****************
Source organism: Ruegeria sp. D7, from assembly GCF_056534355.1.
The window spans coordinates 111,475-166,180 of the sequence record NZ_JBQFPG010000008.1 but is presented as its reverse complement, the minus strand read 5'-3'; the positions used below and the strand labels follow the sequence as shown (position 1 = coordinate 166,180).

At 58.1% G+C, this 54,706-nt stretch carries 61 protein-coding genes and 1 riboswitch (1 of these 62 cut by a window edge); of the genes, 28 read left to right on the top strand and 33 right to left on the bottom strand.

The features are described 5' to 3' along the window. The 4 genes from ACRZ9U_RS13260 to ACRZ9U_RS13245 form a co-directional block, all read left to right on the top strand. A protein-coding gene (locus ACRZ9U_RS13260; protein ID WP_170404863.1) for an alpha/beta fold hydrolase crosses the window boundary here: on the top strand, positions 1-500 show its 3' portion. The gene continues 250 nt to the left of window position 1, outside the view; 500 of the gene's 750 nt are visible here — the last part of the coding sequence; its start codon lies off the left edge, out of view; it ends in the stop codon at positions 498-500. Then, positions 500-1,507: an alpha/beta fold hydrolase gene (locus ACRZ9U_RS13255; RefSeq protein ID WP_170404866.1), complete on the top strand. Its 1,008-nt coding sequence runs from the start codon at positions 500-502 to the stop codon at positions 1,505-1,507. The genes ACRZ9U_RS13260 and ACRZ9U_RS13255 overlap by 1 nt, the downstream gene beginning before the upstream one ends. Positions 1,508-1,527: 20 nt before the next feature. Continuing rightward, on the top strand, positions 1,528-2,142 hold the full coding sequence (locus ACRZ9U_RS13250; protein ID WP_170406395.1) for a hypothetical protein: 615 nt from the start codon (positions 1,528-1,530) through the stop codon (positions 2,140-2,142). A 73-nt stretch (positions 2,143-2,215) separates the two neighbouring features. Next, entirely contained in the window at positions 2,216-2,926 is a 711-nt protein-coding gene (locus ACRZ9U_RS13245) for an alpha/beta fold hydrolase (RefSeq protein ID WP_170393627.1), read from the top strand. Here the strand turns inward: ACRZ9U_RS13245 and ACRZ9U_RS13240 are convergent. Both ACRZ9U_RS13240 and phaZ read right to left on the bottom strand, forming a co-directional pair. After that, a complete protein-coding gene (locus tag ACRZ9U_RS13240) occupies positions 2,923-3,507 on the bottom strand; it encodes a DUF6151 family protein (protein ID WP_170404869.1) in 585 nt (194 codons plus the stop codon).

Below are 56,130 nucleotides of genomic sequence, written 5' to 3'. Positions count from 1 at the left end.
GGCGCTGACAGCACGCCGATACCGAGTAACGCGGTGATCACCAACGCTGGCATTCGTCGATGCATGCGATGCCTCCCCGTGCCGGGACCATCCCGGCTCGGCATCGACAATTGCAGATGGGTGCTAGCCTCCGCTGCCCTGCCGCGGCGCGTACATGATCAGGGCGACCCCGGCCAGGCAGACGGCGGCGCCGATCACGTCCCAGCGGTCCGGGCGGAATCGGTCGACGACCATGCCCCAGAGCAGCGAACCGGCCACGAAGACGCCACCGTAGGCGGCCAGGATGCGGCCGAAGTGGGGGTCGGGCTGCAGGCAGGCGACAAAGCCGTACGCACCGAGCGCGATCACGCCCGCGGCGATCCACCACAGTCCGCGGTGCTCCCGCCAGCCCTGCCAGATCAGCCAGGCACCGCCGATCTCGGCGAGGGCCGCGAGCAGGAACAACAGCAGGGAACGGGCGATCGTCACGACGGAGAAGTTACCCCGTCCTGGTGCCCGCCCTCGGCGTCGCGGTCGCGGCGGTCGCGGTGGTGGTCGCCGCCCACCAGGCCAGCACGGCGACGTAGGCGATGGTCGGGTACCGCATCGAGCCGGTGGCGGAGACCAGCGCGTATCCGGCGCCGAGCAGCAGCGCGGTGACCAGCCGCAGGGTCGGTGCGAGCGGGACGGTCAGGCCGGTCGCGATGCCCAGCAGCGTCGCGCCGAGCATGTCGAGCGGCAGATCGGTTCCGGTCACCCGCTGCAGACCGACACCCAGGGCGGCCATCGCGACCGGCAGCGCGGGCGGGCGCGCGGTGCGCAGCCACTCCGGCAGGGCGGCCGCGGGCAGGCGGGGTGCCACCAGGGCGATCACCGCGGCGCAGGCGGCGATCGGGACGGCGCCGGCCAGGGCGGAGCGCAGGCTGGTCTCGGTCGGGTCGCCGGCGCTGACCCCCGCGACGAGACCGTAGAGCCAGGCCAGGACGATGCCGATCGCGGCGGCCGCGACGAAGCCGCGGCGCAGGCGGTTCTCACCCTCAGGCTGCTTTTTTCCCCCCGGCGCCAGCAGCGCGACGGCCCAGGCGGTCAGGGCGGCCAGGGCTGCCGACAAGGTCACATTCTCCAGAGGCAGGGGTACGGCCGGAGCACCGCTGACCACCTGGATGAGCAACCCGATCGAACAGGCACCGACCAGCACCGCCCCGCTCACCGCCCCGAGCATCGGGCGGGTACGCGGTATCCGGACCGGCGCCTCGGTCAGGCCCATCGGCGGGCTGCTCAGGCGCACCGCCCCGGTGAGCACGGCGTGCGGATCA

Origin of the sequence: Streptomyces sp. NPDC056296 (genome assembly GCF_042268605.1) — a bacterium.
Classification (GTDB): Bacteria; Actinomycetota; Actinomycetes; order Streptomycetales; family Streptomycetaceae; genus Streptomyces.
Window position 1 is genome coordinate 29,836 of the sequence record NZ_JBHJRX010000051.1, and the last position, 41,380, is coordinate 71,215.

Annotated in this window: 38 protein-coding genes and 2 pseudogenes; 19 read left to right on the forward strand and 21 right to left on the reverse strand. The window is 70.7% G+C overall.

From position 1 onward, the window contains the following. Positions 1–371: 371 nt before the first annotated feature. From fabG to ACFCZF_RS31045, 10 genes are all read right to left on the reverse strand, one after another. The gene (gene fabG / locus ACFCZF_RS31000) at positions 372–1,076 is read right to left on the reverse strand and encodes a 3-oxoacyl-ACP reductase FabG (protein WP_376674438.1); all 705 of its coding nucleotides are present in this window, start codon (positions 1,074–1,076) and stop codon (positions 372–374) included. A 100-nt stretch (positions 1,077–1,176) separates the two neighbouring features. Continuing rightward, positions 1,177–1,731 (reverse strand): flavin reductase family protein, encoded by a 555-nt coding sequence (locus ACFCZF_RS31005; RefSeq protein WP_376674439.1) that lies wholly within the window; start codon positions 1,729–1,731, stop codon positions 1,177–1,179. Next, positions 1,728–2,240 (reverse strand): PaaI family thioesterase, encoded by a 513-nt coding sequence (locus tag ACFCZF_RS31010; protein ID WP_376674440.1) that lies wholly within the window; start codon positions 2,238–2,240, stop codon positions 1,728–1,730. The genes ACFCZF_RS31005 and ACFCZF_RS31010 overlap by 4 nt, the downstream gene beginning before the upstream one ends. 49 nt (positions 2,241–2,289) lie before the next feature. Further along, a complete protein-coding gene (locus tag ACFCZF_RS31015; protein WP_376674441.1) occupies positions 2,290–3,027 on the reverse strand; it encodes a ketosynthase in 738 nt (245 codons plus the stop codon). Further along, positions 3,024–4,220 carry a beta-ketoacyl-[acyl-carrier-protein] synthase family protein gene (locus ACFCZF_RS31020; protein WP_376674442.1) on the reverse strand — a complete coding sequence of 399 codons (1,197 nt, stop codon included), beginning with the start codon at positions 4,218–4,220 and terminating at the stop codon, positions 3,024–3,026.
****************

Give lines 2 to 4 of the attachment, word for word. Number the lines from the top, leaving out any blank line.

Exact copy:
The window spans coordinates 111,475-166,180 of the sequence record NZ_JBQFPG010000008.1 but is presented as its reverse complement, the minus strand read 5'-3'; the positions used below and the strand labels follow the sequence as shown (position 1 = coordinate 166,180).

At 58.1% G+C, this 54,706-nt stretch carries 61 protein-coding genes and 1 riboswitch (1 of these 62 cut by a window edge); of the genes, 28 read left to right on the top strand and 33 right to left on the bottom strand.

The features are described 5' to 3' along the window. The 4 genes from ACRZ9U_RS13260 to ACRZ9U_RS13245 form a co-directional block, all read left to right on the top strand. A protein-coding gene (locus ACRZ9U_RS13260; protein ID WP_170404863.1) for an alpha/beta fold hydrolase crosses the window boundary here: on the top strand, positions 1-500 show its 3' portion. The gene continues 250 nt to the left of window position 1, outside the view; 500 of the gene's 750 nt are visible here — the last part of the coding sequence; its start codon lies off the left edge, out of view; it ends in the stop codon at positions 498-500. Then, positions 500-1,507: an alpha/beta fold hydrolase gene (locus ACRZ9U_RS13255; RefSeq protein ID WP_170404866.1), complete on the top strand. Its 1,008-nt coding sequence runs from the start codon at positions 500-502 to the stop codon at positions 1,505-1,507. The genes ACRZ9U_RS13260 and ACRZ9U_RS13255 overlap by 1 nt, the downstream gene beginning before the upstream one ends. Positions 1,508-1,527: 20 nt before the next feature. Continuing rightward, on the top strand, positions 1,528-2,142 hold the full coding sequence (locus ACRZ9U_RS13250; protein ID WP_170406395.1) for a hypothetical protein: 615 nt from the start codon (positions 1,528-1,530) through the stop codon (positions 2,140-2,142). A 73-nt stretch (positions 2,143-2,215) separates the two neighbouring features. Next, entirely contained in the window at positions 2,216-2,926 is a 711-nt protein-coding gene (locus ACRZ9U_RS13245) for an alpha/beta fold hydrolase (RefSeq protein ID WP_170393627.1), read from the top strand. Here the strand turns inward: ACRZ9U_RS13245 and ACRZ9U_RS13240 are convergent. Both ACRZ9U_RS13240 and phaZ read right to left on the bottom strand, forming a co-directional pair. After that, a complete protein-coding gene (locus tag ACRZ9U_RS13240) occupies positions 2,923-3,507 on the bottom strand; it encodes a DUF6151 family protein (protein ID WP_170404869.1) in 585 nt (194 codons plus the stop codon).